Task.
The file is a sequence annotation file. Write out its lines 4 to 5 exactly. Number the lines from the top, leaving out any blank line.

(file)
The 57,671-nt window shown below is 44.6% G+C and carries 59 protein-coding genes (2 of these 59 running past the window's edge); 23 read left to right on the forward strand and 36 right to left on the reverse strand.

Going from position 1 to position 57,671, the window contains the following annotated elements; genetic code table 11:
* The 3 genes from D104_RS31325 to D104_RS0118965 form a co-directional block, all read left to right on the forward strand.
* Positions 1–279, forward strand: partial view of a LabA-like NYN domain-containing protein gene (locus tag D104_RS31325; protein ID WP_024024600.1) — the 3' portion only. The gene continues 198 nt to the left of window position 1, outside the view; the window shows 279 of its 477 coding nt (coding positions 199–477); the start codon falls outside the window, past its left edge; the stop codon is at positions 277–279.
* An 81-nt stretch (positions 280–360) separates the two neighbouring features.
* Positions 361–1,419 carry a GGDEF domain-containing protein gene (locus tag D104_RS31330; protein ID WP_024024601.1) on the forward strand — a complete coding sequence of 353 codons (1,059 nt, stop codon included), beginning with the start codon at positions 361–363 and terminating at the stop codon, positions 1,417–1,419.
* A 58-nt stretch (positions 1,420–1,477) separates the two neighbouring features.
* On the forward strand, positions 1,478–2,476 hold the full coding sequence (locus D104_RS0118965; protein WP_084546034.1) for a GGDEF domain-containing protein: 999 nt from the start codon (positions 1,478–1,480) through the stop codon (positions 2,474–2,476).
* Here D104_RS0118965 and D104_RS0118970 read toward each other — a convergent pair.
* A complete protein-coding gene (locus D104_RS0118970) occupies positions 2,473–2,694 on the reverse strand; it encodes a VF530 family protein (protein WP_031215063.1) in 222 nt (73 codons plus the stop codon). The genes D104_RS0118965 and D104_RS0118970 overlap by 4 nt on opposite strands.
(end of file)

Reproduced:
* Positions 1–279, forward strand: partial view of a LabA-like NYN domain-containing protein gene (locus tag D104_RS31325; protein ID WP_024024600.1) — the 3' portion only. The gene continues 198 nt to the left of window position 1, outside the view; the window shows 279 of its 477 coding nt (coding positions 199–477); the start codon falls outside the window, past its left edge; the stop codon is at positions 277–279.
* An 81-nt stretch (positions 280–360) separates the two neighbouring features.